Are there not warlike thoughts and fear and smart?
Are you not also afraid and in fear cruel,
Do you not think of yourself as usual,
Faint for ambition, desire to be loved,
Prick at a virtuous thought by beauty moved?
You love your wife, you hold your children dear,
Then say not that Man is vile, but say they are.
But they are not. So is your judgement shown
Presumptuous, false, quite vain, merely your own
Sadness for failed ambition set outside,
Made a philosophy of, prinked, beautified
In noble dress and into the world sent out
To run with the ill it most pretends to rout.
Oh know your own heart, that heart's not wholly evil,
And from the particular judge the general,
If judge you must, but with compassion see life,
Or else, of yourself despairing, flee strife.

A Hegelian army

From the Guns of August by Barbara Tuchman.
Meanwhile the Liberals had been elected. Traditionally opposed to war and foreign adventure, they were confident that good intentions could keep the peace. Their new Foreign Secretary was Sir Edward Grey, who suffered the death of his wife a month after taking office. Their new Secretary for War was a barrister with a passion for German philosophy, Richard Haldane, who, when asked by the soldiers in Council what kind of army he had in mind, replied, “A Hegelian army.” “The conversation then fell off,” he recorded.

Meteor before Galaxy

From NASA's Astronomy Picture of the Day

Click to enlarge.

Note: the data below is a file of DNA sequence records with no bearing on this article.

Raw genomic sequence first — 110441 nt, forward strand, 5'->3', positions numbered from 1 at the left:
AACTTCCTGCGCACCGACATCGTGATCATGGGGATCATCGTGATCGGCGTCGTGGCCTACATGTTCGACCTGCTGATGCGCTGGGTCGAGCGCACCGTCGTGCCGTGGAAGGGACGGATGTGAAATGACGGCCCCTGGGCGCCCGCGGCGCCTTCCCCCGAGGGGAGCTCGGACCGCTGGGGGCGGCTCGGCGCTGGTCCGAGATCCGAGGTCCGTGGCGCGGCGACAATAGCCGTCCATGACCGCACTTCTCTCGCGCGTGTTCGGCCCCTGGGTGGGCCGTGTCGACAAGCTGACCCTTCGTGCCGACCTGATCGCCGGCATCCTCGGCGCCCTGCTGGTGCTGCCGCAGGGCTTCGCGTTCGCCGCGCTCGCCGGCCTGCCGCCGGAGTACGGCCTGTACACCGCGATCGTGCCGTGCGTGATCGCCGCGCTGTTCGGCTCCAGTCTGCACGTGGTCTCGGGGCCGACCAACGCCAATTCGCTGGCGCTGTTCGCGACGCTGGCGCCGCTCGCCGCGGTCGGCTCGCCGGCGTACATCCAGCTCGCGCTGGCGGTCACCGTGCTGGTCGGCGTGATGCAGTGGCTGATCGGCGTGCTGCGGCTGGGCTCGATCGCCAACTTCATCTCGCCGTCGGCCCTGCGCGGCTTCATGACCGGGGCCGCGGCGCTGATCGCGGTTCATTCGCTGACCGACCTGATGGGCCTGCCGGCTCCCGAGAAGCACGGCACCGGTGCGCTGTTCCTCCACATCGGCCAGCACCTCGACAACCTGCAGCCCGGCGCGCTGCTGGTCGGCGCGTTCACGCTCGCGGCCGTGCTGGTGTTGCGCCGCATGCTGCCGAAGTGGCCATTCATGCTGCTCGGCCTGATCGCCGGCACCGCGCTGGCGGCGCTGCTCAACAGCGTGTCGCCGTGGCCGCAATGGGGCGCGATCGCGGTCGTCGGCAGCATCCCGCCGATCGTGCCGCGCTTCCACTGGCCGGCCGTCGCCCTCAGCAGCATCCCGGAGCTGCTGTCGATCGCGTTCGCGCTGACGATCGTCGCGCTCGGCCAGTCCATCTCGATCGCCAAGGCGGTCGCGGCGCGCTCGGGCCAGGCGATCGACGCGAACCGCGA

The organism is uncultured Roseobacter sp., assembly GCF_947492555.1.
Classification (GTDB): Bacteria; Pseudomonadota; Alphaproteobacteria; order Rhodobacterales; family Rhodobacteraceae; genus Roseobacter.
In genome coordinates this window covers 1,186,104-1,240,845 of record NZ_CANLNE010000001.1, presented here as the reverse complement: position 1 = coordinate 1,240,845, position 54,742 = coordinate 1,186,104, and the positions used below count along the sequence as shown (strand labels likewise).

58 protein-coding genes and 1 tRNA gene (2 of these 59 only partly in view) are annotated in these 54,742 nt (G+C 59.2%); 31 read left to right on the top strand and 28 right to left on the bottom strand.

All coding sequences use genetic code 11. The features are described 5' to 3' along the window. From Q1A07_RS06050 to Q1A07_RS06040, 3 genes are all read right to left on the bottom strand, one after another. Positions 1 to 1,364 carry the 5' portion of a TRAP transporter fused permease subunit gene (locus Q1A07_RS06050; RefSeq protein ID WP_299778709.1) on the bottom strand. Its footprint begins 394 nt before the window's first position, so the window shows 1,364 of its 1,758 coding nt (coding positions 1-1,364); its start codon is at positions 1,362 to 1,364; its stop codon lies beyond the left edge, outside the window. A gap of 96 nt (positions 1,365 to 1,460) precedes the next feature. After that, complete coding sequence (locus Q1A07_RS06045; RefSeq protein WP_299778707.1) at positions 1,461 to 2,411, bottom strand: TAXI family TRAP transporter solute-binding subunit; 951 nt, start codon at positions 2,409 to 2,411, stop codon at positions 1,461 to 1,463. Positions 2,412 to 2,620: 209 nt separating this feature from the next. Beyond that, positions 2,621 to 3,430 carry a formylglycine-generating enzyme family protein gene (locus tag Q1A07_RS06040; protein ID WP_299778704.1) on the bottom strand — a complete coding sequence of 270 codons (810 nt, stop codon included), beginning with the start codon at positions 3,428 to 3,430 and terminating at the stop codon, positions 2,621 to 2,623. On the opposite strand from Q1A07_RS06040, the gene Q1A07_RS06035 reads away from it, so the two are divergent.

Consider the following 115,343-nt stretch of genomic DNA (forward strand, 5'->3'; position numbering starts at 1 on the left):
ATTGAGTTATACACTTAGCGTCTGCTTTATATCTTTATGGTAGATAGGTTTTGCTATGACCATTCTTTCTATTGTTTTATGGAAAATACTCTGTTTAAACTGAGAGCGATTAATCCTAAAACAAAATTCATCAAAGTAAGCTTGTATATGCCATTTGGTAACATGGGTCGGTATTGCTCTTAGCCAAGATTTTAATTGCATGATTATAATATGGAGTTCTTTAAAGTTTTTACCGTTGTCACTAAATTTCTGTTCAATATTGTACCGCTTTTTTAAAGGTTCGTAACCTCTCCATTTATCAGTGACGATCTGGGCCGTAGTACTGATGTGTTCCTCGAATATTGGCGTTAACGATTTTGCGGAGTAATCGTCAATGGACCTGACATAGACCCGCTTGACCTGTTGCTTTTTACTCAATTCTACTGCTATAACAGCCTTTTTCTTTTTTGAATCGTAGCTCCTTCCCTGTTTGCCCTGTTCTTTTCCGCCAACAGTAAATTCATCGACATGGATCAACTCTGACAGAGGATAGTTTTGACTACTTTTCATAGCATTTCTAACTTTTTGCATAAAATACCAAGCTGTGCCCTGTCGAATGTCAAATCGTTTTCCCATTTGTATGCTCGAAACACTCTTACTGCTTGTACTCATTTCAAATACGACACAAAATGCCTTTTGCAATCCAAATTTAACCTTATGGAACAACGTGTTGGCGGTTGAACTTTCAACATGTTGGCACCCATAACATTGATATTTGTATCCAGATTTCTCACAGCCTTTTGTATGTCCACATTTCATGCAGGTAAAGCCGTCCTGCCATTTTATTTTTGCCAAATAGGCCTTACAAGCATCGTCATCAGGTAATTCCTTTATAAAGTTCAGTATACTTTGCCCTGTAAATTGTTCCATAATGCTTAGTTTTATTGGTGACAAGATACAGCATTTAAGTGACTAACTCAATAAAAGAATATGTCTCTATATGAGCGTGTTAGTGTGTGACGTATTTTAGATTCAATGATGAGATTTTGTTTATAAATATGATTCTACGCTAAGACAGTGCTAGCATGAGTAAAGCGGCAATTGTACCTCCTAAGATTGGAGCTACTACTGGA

Meteor before Galaxy
Image Credit & Copyright: Fritz Helmut Hemmerich

Explanation: What's that green streak in front of the Andromeda galaxy? A meteor. While photographing the Andromeda galaxy in 2016, near the peak of the Perseid Meteor Shower, a sand-sized rock from deep space crossed right in front of our Milky Way Galaxy's far-distant companion. The small meteor took only a fraction of a second to pass through this 10-degree field. The meteor flared several times while braking violently upon entering Earth's atmosphere. The green color was created, at least in part, by the meteor's gas glowing as it vaporized. Although the exposure was timed to catch a Perseids meteor, the orientation of the imaged streak seems a better match to a meteor from the Southern Delta Aquariids, a meteor shower that peaked a few weeks earlier. Not coincidentally, the Perseid Meteor Shower peaks again tonight.

It seems not to have infected Fry.

From ONE THIS DAY IN 1907, VARIAN FRY—THE FIRST AMERICAN TO BE RECOGNIZED AS “RIGHTEOUS AMONG THE NATIONS”—WAS BORN by Gail Heriot.
Varian Fry was a bookish Harvard grad, who came of age in the era when a certain level of anti-Semitism was common among the WASP elite to which he was born. It seems not to have infected Fry. Or if it did, it didn’t prevent him from risking his own life to save the lives of thousands of Jews.

[snip]